The increased daily egg production corresponded with an elevated number of egg masses produced per day by multiply mated females (ANOVA: F2,47 = 12.26, P < 0.001; Figure 2), which, compared with the single mating treatment, increased by 51.7% for the repetitive treatment (R) and 63.2% for the polyandry treatment (P). Multiply mated females also produced a greater number of eggs per mass (ANOVA: F2,47 = 8.27, P = 0.001; Figure 3), with an increase of 22.3% for the repetitive treatment (R) and 31% for the polyandry treatment (P), compared with singly mated females (S). In addition to their elevated rate of egg and egg mass production, multiply mated females had a reduced latency to oviposition after their first mating, compared with singly mated females (ANOVA: F2,47 = 6.069, P = 0.005; Figure 4).
Surprisingly, in spite of the influence of mating treatment on daily egg production, longevity did not differ for females in the 3 treatments (ANOVA: F2,47 = 0.532, P > 0.05; Figure 5). As would be expected given the results for daily egg production, latency to oviposition, and longevity, lifetime fecundity (log transformed for analysis to remedy nonnormality) was significantly greater for females that mated multiply (R, P) relative to that of singly mated females (S) (ANOVA: F2,47 = 10.29, P < 0.001; Figure 6). Indeed, compared with the single mating treatment (S), multiple mating increased lifetime fecundity by 76.3% for the repetitive treatment (R) and 122.8% for the polyandry treatment (P). Partial correlation analyses quantified formally the relationship between lifetime fecundity and both the rate of egg mass production and the number of eggs laid per mass. Specifically, across all treatments, there was a positive correlation between lifetime fecundity and daily egg mass production, when holding eggs per mass constant (r = 0.98, degrees of freedom [df] = 47, P < 0.001). There was also a positive correlation between lifetime fecundity and the number of eggs per mass, when holding the rate of egg mass production constant (r = 0.86, df = 47, P < 0.001). A similar pattern was produced from partial correlation analyses within each treatment (Table 1).
|Egg masses||Eggs per mass|
|Singly mated females (S)|
|Repetitively mated females (R)|
|Polyandrous females (P)|
|Egg masses||Eggs per mass|
|Singly mated females (S)|
|Repetitively mated females (R)|
|Polyandrous females (P)|
For treatment (S), df = 13, P < 0.001; for treatments (R) and (P), df = 14, P < 0.001.
We found evidence that multiple mating by females of the extremely polyandrous leaf beetle, C. cobaltinus, substantially increases their lifetime fecundity. This effect was due to an increase in daily egg production, which in turn was driven by increases in both the number of egg masses produced per day and the number of eggs laid per mass. In addition, multiply mating females began oviposition sooner after their initial mating. Notably, there were no significant differences between the repetitive and polyandry treatments for any of the above comparisons. Thus, there is no evidence at present that mate identity influences the benefits females gain from multiple mating. However, it remains possible that subtle differences among the 2 multiple mating treatments existed but were masked by within-treatment variation in daily egg production stemming from variation in female size. Because we did not quantify female size, we could not include this factor in our analyses. It is important to note that differences in female size are almost certainly not the explanation for the striking daily egg production differences between singly and multiply mating females as females were assigned at random to the various treatments.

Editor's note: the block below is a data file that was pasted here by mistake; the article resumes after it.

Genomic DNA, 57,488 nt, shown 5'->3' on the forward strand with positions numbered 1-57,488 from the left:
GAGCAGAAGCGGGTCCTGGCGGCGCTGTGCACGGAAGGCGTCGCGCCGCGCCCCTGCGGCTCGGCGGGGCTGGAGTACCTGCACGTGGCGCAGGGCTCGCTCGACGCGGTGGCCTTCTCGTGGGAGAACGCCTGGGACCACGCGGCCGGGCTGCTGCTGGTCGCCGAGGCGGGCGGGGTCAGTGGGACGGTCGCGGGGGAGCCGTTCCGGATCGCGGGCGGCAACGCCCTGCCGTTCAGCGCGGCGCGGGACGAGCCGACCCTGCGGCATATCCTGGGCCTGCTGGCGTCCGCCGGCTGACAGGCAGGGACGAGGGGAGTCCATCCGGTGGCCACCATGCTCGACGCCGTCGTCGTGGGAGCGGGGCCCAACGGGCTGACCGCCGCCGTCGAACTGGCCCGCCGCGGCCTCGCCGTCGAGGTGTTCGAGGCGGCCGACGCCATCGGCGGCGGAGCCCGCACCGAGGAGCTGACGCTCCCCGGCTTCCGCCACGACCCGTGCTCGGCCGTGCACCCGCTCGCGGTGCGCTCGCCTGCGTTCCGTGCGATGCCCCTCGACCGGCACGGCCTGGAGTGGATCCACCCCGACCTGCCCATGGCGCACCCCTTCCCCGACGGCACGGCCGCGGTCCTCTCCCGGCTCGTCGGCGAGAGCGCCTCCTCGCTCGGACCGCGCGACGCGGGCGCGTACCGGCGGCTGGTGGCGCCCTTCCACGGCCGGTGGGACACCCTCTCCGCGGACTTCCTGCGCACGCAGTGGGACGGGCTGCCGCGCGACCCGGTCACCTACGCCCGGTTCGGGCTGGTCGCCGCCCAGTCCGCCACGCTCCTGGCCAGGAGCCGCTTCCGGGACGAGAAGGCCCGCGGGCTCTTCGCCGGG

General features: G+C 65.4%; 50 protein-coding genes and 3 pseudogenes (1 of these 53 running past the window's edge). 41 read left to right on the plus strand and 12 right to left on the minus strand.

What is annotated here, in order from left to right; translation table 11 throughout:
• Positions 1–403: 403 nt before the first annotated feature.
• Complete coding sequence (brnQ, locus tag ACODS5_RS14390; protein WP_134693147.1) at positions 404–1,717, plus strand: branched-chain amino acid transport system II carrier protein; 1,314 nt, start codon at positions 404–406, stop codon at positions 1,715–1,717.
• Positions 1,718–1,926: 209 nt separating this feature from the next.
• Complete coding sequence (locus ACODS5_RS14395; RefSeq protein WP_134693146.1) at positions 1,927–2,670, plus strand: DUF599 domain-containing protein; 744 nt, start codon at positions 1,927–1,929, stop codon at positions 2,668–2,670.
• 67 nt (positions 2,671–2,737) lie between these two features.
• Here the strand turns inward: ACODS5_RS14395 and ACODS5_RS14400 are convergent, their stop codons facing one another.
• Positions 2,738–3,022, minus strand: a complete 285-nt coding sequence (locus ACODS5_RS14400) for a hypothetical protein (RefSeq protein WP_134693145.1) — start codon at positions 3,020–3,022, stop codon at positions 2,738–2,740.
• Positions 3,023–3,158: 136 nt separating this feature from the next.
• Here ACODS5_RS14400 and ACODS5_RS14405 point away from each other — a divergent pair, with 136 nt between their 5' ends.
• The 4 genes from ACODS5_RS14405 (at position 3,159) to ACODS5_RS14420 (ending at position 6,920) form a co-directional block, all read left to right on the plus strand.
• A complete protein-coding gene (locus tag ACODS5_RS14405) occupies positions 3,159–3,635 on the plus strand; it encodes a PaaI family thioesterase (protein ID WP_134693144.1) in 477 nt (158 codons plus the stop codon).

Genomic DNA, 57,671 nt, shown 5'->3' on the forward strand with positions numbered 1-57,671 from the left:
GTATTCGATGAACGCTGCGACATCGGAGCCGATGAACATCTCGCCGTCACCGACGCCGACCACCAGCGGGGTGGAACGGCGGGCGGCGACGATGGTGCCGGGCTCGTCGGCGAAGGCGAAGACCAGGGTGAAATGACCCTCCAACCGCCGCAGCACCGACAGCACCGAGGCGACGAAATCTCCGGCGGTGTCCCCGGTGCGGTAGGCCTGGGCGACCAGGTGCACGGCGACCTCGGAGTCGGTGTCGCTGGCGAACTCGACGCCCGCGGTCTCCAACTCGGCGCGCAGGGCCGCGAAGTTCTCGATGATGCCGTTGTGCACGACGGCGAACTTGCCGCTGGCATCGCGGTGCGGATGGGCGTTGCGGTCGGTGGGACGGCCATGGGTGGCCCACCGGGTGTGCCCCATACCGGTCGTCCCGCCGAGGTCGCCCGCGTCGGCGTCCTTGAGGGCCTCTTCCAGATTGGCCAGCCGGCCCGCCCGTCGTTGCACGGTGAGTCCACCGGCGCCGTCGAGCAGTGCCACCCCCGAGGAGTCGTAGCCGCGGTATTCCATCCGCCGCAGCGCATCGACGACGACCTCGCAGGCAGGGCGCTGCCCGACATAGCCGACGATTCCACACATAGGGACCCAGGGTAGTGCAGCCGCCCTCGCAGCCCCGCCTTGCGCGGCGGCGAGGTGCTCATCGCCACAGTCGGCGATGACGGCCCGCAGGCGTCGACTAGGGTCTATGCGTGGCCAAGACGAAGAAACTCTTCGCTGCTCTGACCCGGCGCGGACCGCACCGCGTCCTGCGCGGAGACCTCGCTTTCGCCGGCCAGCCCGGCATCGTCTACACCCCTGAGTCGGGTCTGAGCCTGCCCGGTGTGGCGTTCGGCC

Interestingly, in contrast to several recent examples (Fox 1993; Hou and Sheng 1999; Arnqvist and Nilsson 2000), we found that multiply mating females achieved elevated daily egg production rates with no concomitant reductions in longevity, in spite of the fact that this species does not engage in nuptial feeding. Although we did not assess the fertility of the eggs laid by females in the different treatments in the present study, results from related ongoing experiments have shown that the proportion of eggs hatching does not differ for C. cobaltinus females mating once versus 10 times (MA Peterson, M Brassil, E Larson, K Buckingham, and K Monsen, unpublished data). Thus, it appears that C. cobaltinus females derive substantial direct fitness benefits from their extreme level of polyandry. Indeed, the increase in fecundity achieved by the polyandrous females in our experiment exceeded that of 92% of the examples included in Arnqvist and Nilsson's (2000) review of the benefits of multiple mating for female insects.